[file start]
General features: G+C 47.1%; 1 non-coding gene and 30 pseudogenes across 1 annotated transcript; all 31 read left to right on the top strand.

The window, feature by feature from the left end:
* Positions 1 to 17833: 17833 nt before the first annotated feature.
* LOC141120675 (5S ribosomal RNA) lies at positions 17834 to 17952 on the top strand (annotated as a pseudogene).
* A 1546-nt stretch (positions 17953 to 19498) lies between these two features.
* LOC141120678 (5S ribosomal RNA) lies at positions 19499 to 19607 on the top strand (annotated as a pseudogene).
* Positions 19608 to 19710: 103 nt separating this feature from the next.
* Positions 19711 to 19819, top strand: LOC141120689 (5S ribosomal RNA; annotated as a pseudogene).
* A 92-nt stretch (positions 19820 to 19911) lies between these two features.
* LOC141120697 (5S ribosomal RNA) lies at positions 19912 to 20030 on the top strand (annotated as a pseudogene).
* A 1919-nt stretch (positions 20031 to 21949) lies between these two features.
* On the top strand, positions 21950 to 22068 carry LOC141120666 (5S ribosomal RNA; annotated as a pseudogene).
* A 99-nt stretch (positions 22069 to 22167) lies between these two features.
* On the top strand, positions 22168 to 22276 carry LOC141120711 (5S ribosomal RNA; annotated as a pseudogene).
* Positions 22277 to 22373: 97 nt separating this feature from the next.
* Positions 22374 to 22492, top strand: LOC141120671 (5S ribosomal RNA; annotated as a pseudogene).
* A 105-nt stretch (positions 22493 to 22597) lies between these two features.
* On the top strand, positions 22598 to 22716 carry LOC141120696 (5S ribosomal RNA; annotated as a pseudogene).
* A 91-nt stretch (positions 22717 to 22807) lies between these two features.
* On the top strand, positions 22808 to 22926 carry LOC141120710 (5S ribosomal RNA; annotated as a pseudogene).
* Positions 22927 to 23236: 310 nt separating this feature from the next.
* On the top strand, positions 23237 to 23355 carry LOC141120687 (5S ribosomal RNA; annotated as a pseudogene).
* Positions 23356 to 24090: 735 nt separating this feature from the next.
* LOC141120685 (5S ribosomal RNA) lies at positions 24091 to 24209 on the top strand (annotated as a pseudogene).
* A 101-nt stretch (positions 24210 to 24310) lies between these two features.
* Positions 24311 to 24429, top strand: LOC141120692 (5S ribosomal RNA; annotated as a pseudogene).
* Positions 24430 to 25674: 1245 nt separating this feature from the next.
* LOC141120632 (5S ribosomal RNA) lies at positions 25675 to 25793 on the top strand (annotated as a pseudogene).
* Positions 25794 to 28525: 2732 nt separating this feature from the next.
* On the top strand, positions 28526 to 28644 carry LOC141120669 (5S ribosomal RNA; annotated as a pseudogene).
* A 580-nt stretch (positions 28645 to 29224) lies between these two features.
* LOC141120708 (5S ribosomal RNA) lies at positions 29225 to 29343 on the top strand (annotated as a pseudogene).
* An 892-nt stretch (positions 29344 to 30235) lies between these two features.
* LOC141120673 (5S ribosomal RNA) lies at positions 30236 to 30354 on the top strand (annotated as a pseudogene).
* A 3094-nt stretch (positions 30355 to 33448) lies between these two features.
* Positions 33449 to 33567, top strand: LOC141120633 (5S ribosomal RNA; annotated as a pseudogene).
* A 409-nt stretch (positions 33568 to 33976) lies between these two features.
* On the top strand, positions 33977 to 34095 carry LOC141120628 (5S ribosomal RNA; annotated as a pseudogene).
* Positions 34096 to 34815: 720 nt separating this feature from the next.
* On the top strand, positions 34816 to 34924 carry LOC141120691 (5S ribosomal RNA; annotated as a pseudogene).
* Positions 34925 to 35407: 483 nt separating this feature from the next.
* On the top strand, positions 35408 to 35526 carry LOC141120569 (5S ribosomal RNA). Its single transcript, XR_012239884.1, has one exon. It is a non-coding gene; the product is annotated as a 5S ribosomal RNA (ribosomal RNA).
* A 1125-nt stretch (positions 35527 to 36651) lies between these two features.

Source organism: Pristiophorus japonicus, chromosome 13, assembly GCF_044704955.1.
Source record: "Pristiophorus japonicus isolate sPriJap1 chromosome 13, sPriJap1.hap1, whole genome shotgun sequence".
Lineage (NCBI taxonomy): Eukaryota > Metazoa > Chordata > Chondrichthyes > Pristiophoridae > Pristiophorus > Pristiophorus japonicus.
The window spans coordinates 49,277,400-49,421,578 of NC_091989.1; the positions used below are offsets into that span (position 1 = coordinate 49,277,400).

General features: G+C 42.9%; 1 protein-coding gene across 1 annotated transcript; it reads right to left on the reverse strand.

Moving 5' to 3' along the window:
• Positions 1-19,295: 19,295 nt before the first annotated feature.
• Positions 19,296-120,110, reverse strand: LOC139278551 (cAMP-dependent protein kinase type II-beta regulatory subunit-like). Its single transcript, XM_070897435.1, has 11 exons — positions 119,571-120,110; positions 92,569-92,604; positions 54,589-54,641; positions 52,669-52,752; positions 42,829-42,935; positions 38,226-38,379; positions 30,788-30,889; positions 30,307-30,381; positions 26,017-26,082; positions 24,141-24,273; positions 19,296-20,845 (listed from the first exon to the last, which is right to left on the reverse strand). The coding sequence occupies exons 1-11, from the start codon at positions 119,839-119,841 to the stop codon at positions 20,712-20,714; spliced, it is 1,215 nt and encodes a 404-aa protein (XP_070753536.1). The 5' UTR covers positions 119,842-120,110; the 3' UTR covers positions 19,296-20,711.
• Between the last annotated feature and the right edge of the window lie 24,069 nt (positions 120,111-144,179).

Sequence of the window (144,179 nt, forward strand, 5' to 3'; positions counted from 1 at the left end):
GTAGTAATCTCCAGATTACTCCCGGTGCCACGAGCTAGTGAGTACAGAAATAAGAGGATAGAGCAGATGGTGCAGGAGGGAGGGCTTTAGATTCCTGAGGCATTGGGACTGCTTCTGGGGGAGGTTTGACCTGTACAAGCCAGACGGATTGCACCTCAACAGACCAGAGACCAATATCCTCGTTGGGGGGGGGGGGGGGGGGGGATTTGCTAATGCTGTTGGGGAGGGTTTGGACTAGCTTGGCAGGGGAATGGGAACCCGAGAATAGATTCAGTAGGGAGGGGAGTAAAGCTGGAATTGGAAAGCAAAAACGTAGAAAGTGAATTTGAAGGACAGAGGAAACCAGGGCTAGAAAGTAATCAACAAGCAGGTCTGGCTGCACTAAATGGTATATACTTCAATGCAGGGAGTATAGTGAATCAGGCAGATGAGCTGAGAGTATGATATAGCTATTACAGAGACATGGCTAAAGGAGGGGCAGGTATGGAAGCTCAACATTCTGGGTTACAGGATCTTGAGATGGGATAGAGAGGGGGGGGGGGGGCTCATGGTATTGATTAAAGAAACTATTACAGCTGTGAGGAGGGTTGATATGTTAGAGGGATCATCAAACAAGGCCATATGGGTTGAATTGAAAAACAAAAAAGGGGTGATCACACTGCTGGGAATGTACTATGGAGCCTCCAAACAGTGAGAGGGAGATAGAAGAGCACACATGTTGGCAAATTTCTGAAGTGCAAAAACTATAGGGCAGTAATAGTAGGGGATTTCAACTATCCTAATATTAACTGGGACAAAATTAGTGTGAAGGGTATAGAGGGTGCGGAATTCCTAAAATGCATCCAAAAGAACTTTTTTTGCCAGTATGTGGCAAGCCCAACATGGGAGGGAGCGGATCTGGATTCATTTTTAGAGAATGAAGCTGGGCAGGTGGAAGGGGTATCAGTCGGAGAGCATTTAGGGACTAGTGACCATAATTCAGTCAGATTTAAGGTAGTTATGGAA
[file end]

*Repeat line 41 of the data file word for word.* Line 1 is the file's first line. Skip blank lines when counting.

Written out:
* Positions 34925 to 35407: 483 nt separating this feature from the next.